South Carolina Policy Council Director of Research Jamie Murguia wonders why a spate of ethics-related bills in the South Carolina General Assembly are being touted as "ethics reform" bills.
Aerospace giant Boeing says it has 7,744 workers in South Carolina, including “full-time and part-time contingent labor,” according to its website.
Anyone who “wilfully” files a “groundless” ethics complaint against a South Carolina judge could face a maximum one-year prison sentence or a fine of up to $1,000 if convicted of the criminal misdemeanor charge, under a state House bill now in the Senate.
From 2007 through 2013, a medical supply company in which S.C. Rep. Murrell Smith is an owner received a total of more than $2.3 million in mainly Medicaid and state health insurance plan payments, according to his annual income-disclosure reports.
By the end of fiscal 2009, S.C. State University was running a deficit of nearly $5.7 million - an astronomical drop of 1,379 percent from the previous year - in its “unrestricted net assets,” or reserve funds that could be used by the 119-year-old school for any purpose.
A global engineering and construction firm that prepared a recent plan projecting about $70.5 billion in transportation needs in South Carolina to 2040 has received a total of nearly $13 million in state payments since fiscal 2012 – mainly from the S.C. Department of Transportation and State Transportation Infrastructure Bank, records show.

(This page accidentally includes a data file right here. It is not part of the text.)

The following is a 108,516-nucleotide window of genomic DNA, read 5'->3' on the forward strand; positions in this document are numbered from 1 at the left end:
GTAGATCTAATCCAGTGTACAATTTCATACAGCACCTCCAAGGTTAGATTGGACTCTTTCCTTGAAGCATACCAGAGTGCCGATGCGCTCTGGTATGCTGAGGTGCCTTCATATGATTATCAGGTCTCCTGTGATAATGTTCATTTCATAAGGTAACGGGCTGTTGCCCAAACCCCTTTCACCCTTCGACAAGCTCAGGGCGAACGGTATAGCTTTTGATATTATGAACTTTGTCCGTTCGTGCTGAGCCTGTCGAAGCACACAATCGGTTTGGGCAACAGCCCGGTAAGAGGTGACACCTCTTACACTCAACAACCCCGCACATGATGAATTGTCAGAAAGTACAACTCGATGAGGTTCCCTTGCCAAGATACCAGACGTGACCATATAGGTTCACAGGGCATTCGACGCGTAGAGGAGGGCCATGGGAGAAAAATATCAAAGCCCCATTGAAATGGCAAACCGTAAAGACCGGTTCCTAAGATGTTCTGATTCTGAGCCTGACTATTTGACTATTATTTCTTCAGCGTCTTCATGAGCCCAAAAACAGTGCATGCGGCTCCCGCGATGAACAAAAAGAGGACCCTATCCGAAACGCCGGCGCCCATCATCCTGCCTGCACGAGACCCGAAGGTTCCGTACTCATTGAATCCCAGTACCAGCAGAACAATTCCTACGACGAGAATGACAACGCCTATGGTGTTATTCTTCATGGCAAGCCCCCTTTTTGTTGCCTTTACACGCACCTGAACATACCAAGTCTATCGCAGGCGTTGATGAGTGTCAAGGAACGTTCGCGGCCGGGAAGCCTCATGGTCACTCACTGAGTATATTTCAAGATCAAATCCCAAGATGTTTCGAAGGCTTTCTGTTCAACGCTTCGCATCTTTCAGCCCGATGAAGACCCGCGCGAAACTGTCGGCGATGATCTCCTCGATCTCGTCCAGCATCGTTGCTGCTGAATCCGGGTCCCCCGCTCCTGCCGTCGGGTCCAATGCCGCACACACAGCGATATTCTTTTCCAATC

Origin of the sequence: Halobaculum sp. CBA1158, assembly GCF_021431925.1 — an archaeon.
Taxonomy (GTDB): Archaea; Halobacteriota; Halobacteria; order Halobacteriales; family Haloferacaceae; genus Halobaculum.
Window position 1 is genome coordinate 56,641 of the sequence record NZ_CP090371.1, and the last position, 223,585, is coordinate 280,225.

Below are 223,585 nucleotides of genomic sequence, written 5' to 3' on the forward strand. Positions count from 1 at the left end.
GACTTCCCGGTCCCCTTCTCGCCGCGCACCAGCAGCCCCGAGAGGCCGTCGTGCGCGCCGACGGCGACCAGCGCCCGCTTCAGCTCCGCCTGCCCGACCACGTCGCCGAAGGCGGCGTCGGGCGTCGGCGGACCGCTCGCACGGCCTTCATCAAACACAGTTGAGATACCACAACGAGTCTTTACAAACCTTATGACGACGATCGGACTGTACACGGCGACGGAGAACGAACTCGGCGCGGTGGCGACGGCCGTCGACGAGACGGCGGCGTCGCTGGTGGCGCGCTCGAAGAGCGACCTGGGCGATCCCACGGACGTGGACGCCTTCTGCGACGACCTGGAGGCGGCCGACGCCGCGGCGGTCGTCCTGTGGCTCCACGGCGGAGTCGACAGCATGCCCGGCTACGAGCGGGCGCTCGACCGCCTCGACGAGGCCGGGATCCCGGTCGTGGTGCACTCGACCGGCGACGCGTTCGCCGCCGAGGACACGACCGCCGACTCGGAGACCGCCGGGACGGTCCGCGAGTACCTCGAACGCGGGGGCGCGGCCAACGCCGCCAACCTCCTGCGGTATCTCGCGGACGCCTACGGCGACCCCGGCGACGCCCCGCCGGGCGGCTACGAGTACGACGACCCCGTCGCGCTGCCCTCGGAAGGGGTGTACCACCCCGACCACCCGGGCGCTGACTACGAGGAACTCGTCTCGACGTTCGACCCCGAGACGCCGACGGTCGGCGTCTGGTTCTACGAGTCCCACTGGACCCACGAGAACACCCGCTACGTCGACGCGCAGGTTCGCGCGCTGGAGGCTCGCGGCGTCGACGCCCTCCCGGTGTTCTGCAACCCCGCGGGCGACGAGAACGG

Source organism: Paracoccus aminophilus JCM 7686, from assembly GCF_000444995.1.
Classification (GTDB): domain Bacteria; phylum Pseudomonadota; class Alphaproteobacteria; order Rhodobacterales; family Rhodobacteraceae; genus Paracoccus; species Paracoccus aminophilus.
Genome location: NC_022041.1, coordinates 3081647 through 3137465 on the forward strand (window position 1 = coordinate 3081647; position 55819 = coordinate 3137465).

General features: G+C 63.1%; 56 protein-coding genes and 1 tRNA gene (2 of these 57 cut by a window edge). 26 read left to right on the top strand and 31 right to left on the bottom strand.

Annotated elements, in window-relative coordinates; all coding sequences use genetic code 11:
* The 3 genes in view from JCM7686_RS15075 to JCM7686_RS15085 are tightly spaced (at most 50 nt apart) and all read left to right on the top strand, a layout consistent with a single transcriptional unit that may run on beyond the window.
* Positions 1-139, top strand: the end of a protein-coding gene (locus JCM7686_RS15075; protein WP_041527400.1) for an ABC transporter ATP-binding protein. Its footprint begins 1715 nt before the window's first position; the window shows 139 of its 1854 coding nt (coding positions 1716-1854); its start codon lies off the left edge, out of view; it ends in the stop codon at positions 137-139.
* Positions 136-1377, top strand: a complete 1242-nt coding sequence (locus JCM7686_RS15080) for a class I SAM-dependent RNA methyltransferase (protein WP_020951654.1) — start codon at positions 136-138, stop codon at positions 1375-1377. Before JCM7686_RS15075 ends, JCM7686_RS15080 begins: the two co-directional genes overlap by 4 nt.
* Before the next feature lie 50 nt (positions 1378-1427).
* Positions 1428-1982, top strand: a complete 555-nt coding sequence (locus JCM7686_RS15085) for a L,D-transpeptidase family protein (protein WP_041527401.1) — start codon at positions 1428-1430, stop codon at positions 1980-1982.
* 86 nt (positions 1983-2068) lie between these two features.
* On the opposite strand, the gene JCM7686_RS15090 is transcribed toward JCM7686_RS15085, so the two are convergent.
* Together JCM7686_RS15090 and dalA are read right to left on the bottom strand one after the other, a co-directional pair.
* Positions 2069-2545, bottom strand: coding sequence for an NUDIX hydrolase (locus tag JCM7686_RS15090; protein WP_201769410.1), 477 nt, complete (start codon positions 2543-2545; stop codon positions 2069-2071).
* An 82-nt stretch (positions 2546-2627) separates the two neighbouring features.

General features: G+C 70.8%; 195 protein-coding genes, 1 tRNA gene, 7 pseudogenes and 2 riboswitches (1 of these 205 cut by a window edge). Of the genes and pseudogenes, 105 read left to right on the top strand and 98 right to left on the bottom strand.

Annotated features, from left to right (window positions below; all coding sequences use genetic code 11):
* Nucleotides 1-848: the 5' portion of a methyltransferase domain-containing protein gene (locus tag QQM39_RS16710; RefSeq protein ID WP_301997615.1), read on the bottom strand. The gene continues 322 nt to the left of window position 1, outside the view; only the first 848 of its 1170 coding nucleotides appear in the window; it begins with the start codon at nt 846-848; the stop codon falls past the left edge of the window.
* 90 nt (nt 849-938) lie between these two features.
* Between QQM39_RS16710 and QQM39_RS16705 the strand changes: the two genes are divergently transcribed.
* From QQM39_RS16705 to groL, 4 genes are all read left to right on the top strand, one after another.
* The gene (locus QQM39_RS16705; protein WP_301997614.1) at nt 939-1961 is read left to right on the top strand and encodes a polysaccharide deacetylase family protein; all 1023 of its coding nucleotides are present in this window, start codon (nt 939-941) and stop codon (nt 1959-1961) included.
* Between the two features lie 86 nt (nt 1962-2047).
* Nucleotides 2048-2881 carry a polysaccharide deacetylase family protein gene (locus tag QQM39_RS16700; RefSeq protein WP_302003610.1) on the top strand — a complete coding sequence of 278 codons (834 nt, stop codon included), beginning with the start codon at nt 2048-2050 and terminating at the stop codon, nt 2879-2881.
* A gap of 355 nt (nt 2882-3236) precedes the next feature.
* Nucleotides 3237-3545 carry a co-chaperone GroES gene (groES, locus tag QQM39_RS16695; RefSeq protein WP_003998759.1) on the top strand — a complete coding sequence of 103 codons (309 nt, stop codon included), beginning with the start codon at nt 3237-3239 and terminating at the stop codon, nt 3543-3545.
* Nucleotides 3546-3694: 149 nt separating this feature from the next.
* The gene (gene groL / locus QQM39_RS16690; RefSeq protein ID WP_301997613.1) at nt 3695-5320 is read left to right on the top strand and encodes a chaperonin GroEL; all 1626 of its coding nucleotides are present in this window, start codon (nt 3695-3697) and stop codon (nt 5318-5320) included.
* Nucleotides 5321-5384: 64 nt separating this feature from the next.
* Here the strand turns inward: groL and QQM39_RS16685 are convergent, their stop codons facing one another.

A government restructuring law that Gov. Nikki Haley long sought could cost at least $22 million more next fiscal year if lawmakers approve her proposed state budget, The Nerve found in a review of budget documents.
So far this legislative session, Rep. Kit Spires has filed seven bills, five of which are pharmacy-related.
Of the 22 judicial seats that the Legislature is scheduled to fill Wednesday, nine of them – including a seat on the state's second-highest court – are for unopposed incumbent judges nominated by a legislatively controlled screening committee without any public hearings, records show.
S.C. House Speaker Jay Lucas has asked the state Supreme Court to reject a petition by a Lexington County woman seeking to stop Wednesday’s scheduled election of an incumbent circuit judge and have the state judicial screening committee declared unconstitutional.